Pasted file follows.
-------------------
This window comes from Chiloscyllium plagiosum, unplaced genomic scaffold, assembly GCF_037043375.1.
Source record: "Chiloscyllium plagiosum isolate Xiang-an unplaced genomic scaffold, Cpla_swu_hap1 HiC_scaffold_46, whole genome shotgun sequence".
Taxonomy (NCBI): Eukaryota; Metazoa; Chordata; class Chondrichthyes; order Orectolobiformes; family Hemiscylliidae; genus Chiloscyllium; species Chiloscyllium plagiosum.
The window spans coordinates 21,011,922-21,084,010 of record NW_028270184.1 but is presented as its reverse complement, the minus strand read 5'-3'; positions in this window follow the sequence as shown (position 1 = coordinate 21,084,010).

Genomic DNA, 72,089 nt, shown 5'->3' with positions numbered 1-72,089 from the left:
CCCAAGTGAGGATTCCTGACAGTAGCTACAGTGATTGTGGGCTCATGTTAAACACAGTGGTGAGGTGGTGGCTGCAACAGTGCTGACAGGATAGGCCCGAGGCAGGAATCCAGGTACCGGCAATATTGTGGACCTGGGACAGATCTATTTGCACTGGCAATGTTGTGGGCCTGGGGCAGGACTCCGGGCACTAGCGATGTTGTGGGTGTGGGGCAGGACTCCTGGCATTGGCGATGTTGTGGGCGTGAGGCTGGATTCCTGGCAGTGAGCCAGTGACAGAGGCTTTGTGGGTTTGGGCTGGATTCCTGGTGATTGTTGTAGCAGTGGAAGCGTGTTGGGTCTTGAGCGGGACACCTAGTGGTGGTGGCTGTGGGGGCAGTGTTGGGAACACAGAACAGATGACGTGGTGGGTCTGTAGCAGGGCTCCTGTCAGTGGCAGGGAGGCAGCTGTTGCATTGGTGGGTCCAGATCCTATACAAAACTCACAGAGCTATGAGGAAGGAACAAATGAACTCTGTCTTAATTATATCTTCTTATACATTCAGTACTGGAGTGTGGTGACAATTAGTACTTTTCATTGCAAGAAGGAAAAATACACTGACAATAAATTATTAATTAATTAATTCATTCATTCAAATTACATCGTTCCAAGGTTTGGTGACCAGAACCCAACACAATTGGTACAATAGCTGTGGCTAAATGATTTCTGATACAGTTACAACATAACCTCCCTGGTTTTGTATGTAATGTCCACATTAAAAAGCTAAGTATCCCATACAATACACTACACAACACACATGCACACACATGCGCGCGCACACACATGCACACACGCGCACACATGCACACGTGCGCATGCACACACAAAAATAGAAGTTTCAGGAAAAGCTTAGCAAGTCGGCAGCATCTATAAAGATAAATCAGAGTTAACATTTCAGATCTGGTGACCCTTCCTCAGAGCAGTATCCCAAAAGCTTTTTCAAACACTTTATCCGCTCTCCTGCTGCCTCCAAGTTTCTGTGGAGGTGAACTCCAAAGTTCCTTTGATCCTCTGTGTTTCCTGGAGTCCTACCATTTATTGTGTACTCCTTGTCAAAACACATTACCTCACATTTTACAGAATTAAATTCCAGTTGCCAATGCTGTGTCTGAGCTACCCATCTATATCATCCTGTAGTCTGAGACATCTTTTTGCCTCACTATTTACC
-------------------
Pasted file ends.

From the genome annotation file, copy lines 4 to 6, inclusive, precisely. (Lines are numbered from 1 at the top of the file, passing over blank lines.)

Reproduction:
The window spans coordinates 21,011,922-21,084,010 of record NW_028270184.1 but is presented as its reverse complement, the minus strand read 5'-3'; positions in this window follow the sequence as shown (position 1 = coordinate 21,084,010).

Genomic DNA, 72,089 nt, shown 5'->3' with positions numbered 1-72,089 from the left:
CCCAAGTGAGGATTCCTGACAGTAGCTACAGTGATTGTGGGCTCATGTTAAACACAGTGGTGAGGTGGTGGCTGCAACAGTGCTGACAGGATAGGCCCGAGGCAGGAATCCAGGTACCGGCAATATTGTGGACCTGGGACAGATCTATTTGCACTGGCAATGTTGTGGGCCTGGGGCAGGACTCCGGGCACTAGCGATGTTGTGGGTGTGGGGCAGGACTCCTGGCATTGGCGATGTTGTGGGCGTGAGGCTGGATTCCTGGCAGTGAGCCAGTGACAGAGGCTTTGTGGGTTTGGGCTGGATTCCTGGTGATTGTTGTAGCAGTGGAAGCGTGTTGGGTCTTGAGCGGGACACCTAGTGGTGGTGGCTGTGGGGGCAGTGTTGGGAACACAGAACAGATGACGTGGTGGGTCTGTAGCAGGGCTCCTGTCAGTGGCAGGGAGGCAGCTGTTGCATTGGTGGGTCCAGATCCTATACAAAACTCACAGAGCTATGAGGAAGGAACAAATGAACTCTGTCTTAATTATATCTTCTTATACATTCAGTACTGGAGTGTGGTGACAATTAGTACTTTTCATTGCAAGAAGGAAAAATACACTGACAATAAATTATTAATTAATTAATTCATTCATTCAAATTACATCGTTCCAAGGTTTGGTGACCAGAACCCAACACAATTGGTACAATAGCTGTGGCTAAATGATTTCTGATACAGTTACAACATAACCTCCCTGGTTTTGTATGTAATGTCCACATTAAAAAGCTAAGTATCCCATACAATACACTACACAACACACATGCACACACATGCGCGCGCACACACATGCACACACGCGCACACATGCACACGTGCGCATGCACACACAAAAATAGAAGTTTCAGGAAAAGCTTAGCAAGTCGGCAGCATCTATAAAGATAAATCAGAGTTAACATTTCAGATCTGGTGACCCTTCCTCAGAGCAGTATCCCAAAAGCTTTTTCAAACACTTTATCCGCTCTCCTGCTGCCTCCAAGTTTCTGTGGAGGTGAACTCCAAAGTTCCTTTGATCCTCTGTGTTTCCTGGAGTCCTACCATTTATTGTGTACTCCTTGTCAAAACACATTACCTCACATTTTACAGAATTAAATTCCAGTTGCCAATGCTGTGTCTGAGCTACCCATCTATATCATCCTGTAGTCTGAGACATCTTTTTGCCTCACTATTTACC